Young people don’t want Rishi Sunak as prime minister, we want a general election

Nobody voted for this

Rishi Sunak is now set to be the UK’s second unelected prime minister in just two months after Penny Mordaunt dropped out of the leadership race this afternoon. This follows the embarrassingly short premiership of Liz Truss, who gained the top position on the authority of Conservative MPs and Tory party members. Witnessing the current state of the Tory government, the U-turns, disorganisation and infighting, is frustrating, particularly when the majority of the population have had no say in it at all. As a young person, Rishi Sunak isn’t the answer – it’s time for a general election.

A lot has changed since the 2019 election, in which the Conservatives, under Boris Johnson, gained a decisive majority largely on policies surrounding Brexit. Nearly three years on, with Covid-19, Russia’s invasion of Ukraine, and the current cost of living crisis, the context is completely different. Having another two prime ministers enter Number 10 on completely different policies to that which the public last voted for seems illogical, and has left a large proportion of the British public asking who even voted for this?

Rishi Sunak hasn’t taken part in any debates since the previous leadership election against Liz Truss, nor has he said a crumb of anything about what his policies may be coming into power at this time. He hasn’t even spoken about any of his plans to fit the mess left by Truss. Does it not seem counterintuitive in a democracy to see in a government when the public are in the dark about what that government intends to do in power??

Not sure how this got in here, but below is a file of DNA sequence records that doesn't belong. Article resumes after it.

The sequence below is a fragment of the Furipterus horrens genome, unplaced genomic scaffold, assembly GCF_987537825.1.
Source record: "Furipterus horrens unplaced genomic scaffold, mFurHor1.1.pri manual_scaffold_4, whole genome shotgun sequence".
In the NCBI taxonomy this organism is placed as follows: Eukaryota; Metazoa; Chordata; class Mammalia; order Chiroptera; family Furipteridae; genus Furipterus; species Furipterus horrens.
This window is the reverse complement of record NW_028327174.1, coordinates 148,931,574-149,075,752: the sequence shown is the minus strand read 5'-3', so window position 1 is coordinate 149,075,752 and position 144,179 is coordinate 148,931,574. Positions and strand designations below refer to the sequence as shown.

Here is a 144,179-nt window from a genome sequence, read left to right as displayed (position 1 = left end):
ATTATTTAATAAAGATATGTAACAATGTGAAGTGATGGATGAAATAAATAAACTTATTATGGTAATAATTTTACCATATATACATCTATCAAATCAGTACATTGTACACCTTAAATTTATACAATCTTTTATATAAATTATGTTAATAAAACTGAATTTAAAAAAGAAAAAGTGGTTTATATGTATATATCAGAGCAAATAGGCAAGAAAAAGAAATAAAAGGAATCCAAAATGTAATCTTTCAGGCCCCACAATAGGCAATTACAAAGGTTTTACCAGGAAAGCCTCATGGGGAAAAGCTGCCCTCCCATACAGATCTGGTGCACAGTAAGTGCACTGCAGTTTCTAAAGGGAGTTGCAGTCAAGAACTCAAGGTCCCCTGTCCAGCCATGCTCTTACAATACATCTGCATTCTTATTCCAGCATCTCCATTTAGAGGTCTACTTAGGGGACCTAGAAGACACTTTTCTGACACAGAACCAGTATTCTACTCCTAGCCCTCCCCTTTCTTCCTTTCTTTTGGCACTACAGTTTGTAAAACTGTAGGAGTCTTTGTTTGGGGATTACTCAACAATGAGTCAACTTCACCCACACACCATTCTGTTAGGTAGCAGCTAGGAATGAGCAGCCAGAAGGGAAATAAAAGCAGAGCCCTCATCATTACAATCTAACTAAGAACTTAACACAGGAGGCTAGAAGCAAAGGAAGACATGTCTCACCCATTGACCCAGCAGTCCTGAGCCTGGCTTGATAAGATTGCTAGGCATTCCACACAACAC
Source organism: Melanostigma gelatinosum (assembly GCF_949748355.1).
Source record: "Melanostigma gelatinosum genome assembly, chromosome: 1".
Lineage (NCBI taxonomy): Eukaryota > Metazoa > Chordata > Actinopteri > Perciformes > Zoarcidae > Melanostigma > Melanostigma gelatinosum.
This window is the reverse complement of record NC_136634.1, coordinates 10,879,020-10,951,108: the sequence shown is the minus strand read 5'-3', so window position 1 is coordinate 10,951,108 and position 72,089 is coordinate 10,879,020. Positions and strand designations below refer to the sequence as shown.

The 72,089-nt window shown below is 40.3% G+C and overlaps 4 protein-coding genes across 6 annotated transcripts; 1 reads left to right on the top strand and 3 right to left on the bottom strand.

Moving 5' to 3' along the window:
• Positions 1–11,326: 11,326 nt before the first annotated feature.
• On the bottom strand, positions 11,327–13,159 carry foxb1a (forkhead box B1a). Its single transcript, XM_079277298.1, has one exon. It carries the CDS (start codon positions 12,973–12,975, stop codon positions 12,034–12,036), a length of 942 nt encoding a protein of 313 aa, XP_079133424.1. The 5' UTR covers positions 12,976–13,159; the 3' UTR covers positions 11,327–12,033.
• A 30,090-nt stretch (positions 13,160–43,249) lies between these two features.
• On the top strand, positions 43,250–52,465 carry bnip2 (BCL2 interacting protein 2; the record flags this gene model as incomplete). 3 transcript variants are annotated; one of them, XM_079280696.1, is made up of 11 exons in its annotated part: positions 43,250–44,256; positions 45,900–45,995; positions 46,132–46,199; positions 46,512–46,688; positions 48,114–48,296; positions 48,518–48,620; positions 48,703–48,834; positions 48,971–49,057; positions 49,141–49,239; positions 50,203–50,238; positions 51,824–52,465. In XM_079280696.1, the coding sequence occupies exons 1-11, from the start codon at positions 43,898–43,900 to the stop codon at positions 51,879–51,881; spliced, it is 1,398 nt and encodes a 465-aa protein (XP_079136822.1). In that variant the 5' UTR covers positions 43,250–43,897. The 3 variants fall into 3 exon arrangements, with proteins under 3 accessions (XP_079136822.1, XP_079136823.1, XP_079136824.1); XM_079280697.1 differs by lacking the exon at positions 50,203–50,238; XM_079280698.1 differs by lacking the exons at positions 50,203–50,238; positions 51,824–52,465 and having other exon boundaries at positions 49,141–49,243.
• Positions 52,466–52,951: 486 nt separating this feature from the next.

For young people who weren’t able to vote in the last general election, the parliamentary back and forth we’ve seen recently is so frustrating, especially due to the impact Tory chaos is having on students. Research by the National Union of Students has suggested the impact of the cost of living crisis on students is severe, with the percentage of students having to turn to food backs up to 11 per cent by July, from just 5 per cent in January. It’s also become clear since the start of the academic term that a national accommodation crisis is currently underway, with plenty of examples of students being left stranded by both Universities and private companies. No one is out here helping us and there certainly isn’t anyone in parliament who represents us.

With the impact current issues are having on young people, a prime minister hastily chosen by Tory MPs doesn’t feel like the solution. If anything, it’s adding to the problem.

Related stories recommended by this writer:

A deep dive into new prime minister Rishi Sunak’s most cringe and chaotic moments

Breaking: Rishi Sunak set to become the UK’s next Prime Minister

Every single term one student housing disaster that proves we’re well and truly in a crisis